Fugitive smuggler will not be executed: Beijing
Beijing yesterday assured Canada that it would not execute alleged smuggling kingpin Lai Changxing if he was sent back to China.
Gan Yisheng , a vice-secretary of Central Commission for Discipline Inspection, told a news conference that China would not execute or torture Lai if Canada agreed to his extradition.
Following reports last weekend of a row between Canada and China over human rights, Mr Gan stressed that the central government always honoured its commitments.
'China is a big and responsible country which honours its word,' Mr Gan said, adding that many of Lai's associates, including Lai's younger brother, Lai Changtu , had had their jail terms reduced.
'I hereby assure you that the lawful rights of all the relative criminal suspects in the Lai Changxing case have been protected, and their dignity respected,' Mr Gan said.
Lai Changxing, the former boss of the notorious Yuanhua Group in Xiamen , has been fighting a seven-year battle to stay in Canada. In arguing against extradition requests made by China, Lai has said that the central government could not be trusted and his safety would be at risk if he was sent back to China. His elder brother, Lai Shuiqiang, died in a mainland prison in October 2002.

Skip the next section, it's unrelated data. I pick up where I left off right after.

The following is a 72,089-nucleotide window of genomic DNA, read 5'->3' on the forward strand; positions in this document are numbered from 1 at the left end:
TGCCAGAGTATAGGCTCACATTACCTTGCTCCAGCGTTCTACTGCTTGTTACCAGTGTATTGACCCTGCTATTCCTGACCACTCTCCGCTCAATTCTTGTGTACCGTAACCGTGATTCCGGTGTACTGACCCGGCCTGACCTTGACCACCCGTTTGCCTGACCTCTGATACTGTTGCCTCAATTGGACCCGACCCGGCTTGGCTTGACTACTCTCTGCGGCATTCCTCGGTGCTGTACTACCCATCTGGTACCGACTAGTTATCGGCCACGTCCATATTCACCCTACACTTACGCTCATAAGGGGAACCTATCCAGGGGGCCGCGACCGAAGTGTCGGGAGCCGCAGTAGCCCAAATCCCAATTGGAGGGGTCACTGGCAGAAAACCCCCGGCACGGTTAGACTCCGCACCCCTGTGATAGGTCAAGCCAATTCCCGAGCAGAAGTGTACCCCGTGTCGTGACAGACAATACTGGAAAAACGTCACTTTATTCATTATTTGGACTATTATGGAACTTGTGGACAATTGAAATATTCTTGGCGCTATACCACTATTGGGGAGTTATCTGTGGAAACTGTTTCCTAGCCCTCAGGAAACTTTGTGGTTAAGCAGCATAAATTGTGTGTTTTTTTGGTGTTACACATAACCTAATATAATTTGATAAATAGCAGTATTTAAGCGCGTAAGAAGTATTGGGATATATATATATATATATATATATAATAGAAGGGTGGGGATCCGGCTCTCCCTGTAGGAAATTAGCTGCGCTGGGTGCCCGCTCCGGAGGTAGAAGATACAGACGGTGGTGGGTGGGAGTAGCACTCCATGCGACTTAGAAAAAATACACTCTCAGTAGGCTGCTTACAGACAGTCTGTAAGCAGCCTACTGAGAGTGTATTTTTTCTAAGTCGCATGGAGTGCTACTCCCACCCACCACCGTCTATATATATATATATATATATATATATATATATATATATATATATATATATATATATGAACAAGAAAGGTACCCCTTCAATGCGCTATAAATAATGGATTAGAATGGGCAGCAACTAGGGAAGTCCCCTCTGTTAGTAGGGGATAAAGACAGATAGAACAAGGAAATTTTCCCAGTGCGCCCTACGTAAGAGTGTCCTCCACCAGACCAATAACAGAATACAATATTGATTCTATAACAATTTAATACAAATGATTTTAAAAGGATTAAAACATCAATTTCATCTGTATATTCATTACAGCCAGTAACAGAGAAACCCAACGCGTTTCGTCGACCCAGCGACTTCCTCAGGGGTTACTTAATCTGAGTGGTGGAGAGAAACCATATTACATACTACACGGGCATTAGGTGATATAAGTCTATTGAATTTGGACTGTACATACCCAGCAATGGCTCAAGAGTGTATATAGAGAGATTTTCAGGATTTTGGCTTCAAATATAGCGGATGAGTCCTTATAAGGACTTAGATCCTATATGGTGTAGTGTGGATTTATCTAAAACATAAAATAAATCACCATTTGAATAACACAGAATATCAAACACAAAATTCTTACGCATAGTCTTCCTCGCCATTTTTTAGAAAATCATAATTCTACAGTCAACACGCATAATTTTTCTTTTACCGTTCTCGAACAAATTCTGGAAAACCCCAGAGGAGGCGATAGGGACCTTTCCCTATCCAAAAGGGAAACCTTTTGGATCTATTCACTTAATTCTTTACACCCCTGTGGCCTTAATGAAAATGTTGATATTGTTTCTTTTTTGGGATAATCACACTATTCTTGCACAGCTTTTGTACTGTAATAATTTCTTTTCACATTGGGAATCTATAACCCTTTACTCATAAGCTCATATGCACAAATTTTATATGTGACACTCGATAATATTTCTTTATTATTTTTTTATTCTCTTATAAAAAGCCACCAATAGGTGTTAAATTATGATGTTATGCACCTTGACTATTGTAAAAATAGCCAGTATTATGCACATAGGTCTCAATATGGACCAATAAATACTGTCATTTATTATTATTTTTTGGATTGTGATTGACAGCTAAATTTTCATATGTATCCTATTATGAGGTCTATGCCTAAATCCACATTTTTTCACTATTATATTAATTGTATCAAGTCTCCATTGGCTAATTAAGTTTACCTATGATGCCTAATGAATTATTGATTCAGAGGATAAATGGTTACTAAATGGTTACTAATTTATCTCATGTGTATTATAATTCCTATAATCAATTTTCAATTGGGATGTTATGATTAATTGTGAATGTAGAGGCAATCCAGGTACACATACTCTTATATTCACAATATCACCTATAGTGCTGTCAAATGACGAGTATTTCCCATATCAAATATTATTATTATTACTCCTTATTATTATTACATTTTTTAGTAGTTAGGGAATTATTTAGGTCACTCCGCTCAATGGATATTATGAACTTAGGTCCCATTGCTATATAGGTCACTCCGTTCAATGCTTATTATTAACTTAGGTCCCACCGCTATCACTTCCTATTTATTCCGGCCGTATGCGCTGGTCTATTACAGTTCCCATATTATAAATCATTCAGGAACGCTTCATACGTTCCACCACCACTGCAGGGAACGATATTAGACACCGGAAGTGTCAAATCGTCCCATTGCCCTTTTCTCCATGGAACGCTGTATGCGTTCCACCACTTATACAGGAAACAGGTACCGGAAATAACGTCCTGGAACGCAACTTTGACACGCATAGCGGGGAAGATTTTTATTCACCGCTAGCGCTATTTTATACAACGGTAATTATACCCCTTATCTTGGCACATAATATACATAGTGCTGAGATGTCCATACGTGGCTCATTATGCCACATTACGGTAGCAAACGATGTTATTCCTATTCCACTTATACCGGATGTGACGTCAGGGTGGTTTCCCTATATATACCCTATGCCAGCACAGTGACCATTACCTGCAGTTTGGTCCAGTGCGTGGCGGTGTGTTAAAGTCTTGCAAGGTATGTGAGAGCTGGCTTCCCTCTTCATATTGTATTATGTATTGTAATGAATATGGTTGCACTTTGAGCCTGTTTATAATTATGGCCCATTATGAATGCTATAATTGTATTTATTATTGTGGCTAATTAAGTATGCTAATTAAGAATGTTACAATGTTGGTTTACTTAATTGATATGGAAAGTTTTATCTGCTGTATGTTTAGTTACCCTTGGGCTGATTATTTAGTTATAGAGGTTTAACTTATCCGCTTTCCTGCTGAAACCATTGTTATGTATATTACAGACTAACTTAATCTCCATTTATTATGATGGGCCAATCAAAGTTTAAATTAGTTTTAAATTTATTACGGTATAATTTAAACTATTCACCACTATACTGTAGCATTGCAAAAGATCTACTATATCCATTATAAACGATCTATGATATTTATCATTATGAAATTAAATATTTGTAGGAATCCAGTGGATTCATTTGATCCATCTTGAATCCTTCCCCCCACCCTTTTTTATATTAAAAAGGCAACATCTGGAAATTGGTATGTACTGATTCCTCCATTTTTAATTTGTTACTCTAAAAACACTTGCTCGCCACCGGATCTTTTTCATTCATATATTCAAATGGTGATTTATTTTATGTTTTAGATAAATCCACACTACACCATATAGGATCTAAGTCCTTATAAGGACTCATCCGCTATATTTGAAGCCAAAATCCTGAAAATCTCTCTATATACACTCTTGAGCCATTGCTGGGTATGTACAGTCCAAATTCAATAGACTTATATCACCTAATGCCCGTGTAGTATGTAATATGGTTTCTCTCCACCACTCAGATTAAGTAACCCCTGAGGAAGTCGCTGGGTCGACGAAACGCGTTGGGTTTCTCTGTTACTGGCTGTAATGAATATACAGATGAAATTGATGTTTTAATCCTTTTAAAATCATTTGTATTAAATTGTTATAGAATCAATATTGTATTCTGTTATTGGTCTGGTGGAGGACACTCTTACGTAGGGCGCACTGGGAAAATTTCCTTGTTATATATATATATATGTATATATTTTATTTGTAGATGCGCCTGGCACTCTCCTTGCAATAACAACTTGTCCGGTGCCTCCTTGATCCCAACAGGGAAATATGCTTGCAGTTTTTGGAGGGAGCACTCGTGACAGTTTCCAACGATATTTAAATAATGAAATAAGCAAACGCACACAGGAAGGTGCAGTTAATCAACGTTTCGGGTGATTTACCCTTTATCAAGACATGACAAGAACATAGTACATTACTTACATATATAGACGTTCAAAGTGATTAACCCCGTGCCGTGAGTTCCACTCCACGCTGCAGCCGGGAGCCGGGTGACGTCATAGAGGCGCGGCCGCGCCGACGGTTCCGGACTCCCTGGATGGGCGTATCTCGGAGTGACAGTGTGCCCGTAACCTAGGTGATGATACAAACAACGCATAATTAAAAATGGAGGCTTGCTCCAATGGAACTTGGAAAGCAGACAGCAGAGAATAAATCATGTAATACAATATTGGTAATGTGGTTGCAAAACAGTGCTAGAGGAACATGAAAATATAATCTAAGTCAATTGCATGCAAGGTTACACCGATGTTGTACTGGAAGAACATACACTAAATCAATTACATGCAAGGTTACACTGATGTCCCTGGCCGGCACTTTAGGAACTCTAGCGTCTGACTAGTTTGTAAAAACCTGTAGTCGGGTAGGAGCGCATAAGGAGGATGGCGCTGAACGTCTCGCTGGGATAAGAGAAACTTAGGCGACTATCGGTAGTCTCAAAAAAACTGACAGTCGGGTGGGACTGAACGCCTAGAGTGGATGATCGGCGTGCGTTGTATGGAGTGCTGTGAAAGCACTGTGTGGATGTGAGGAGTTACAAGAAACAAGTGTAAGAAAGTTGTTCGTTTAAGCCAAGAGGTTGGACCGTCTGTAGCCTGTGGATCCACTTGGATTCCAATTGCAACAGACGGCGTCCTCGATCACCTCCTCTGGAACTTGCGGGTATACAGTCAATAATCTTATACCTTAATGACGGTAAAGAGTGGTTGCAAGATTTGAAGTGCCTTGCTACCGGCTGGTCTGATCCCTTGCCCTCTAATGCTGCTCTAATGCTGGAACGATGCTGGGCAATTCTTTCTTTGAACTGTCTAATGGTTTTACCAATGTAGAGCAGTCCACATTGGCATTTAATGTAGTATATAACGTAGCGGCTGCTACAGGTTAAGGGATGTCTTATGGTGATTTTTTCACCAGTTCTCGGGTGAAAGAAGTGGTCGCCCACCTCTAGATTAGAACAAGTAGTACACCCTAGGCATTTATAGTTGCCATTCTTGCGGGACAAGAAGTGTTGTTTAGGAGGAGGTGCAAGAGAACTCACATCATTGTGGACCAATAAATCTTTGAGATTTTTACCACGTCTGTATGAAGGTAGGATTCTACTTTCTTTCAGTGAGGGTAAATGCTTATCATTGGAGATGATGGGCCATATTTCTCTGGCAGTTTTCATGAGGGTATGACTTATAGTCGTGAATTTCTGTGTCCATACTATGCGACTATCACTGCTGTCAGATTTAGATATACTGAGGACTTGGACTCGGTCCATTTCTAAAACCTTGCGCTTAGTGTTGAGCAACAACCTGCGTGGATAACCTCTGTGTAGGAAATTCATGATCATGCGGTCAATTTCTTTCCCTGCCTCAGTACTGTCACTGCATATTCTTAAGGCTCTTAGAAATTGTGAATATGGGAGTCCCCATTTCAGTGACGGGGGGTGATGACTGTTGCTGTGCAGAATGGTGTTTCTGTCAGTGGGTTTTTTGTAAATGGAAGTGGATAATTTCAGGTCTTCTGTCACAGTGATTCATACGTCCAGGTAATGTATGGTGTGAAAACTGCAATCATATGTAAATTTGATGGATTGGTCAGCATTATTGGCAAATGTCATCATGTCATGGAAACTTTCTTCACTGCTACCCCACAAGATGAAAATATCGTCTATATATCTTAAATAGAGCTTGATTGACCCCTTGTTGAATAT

His case has become a point of tension between Canada and China. Ties between the two countries have been further strained since Stephen Harper became prime minister early last year.
At the weekend, Mr Harper again warned Beijing not to expand their human rights row into bilateral trade and to keep trade deals fair and above board.
Zhang Shuyi , a professor at the China University of Political Science and Law, said Lai's concerns were understandable.
'His case involved too many important people,' he said.